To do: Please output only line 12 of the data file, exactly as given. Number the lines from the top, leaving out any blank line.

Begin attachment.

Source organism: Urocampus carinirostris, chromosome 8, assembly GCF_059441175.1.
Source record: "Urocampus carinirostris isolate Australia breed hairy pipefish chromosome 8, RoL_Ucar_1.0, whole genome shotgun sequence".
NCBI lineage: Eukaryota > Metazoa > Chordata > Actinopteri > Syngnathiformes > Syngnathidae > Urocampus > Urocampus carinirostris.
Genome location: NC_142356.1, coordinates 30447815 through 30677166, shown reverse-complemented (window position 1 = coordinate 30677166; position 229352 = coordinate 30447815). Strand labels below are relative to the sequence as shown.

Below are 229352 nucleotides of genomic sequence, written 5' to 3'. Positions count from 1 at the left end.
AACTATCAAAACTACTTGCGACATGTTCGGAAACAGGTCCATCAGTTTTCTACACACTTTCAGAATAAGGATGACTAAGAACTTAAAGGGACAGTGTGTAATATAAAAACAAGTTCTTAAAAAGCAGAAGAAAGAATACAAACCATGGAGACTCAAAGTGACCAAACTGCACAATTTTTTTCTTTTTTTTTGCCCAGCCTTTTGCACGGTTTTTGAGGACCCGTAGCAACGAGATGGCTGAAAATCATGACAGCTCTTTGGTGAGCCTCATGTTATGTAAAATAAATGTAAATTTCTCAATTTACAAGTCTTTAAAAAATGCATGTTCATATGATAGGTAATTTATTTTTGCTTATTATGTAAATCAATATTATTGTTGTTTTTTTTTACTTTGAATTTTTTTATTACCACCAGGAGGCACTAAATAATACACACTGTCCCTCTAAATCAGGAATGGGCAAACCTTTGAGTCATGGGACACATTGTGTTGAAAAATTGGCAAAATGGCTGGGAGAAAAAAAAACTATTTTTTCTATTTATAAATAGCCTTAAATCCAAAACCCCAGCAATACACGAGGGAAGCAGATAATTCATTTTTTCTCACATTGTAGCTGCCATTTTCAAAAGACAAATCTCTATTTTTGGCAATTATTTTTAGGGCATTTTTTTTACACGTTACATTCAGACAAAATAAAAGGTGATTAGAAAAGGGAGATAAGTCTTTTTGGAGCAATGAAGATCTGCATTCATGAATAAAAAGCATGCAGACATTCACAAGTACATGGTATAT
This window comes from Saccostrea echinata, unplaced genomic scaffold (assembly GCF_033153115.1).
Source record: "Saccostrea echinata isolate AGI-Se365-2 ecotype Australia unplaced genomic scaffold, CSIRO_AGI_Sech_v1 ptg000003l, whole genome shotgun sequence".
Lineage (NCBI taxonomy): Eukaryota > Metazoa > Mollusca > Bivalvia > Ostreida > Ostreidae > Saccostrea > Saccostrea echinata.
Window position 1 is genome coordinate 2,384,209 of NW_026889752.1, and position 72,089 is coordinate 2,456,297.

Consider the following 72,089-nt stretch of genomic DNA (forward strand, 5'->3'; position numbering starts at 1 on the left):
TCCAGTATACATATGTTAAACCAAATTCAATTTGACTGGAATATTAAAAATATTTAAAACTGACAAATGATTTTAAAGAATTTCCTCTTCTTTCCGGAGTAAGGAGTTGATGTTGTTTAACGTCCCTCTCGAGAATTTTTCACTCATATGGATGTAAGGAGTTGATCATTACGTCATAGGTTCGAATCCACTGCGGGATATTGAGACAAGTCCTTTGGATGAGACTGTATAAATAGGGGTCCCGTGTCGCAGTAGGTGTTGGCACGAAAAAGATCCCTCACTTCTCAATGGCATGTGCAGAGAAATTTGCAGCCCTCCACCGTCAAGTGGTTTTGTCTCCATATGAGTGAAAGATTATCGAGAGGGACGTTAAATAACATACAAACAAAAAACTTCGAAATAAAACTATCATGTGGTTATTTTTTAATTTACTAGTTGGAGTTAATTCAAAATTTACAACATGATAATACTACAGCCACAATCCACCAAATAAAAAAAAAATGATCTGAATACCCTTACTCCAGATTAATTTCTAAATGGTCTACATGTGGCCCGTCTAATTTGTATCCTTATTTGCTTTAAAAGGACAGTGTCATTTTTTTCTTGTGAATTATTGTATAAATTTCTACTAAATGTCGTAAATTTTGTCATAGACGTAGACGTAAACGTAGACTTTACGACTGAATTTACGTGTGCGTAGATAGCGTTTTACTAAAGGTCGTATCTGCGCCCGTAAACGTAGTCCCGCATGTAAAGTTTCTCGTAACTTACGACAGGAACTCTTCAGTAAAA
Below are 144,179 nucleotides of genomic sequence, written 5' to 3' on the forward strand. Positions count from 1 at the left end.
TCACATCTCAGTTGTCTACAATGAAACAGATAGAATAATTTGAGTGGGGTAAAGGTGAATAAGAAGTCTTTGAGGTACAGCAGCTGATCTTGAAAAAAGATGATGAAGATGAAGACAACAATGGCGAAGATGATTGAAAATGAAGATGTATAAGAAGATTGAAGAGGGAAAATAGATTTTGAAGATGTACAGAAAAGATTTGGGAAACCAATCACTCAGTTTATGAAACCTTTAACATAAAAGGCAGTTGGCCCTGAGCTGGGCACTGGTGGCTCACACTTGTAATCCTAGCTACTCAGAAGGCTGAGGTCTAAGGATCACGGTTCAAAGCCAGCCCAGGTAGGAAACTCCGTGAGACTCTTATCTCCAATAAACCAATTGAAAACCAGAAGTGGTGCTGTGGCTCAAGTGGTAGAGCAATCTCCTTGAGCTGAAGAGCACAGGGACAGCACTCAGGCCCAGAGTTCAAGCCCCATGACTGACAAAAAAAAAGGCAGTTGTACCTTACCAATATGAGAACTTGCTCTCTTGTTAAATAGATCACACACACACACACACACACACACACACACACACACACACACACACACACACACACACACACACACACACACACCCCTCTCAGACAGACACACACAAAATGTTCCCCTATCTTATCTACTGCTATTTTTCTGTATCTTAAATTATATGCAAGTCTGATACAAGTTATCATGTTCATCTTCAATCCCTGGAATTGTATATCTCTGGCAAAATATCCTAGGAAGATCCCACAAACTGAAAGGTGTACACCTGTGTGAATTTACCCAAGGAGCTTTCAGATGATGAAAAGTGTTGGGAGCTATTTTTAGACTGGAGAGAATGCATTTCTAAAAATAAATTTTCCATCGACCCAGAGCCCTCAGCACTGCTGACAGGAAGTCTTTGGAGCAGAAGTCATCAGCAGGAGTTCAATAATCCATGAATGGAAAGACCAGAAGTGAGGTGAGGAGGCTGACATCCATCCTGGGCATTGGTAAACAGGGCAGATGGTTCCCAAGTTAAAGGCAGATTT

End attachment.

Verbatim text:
TCCAGTATACATATGTTAAACCAAATTCAATTTGACTGGAATATTAAAAATATTTAAAACTGACAAATGATTTTAAAGAATTTCCTCTTCTTTCCGGAGTAAGGAGTTGATGTTGTTTAACGTCCCTCTCGAGAATTTTTCACTCATATGGATGTAAGGAGTTGATCATTACGTCATAGGTTCGAATCCACTGCGGGATATTGAGACAAGTCCTTTGGATGAGACTGTATAAATAGGGGTCCCGTGTCGCAGTAGGTGTTGGCACGAAAAAGATCCCTCACTTCTCAATGGCATGTGCAGAGAAATTTGCAGCCCTCCACCGTCAAGTGGTTTTGTCTCCATATGAGTGAAAGATTATCGAGAGGGACGTTAAATAACATACAAACAAAAAACTTCGAAATAAAACTATCATGTGGTTATTTTTTAATTTACTAGTTGGAGTTAATTCAAAATTTACAACATGATAATACTACAGCCACAATCCACCAAATAAAAAAAAAATGATCTGAATACCCTTACTCCAGATTAATTTCTAAATGGTCTACATGTGGCCCGTCTAATTTGTATCCTTATTTGCTTTAAAAGGACAGTGTCATTTTTTTCTTGTGAATTATTGTATAAATTTCTACTAAATGTCGTAAATTTTGTCATAGACGTAGACGTAAACGTAGACTTTACGACTGAATTTACGTGTGCGTAGATAGCGTTTTACTAAAGGTCGTATCTGCGCCCGTAAACGTAGTCCCGCATGTAAAGTTTCTCGTAACTTACGACAGGAACTCTTCAGTAAAA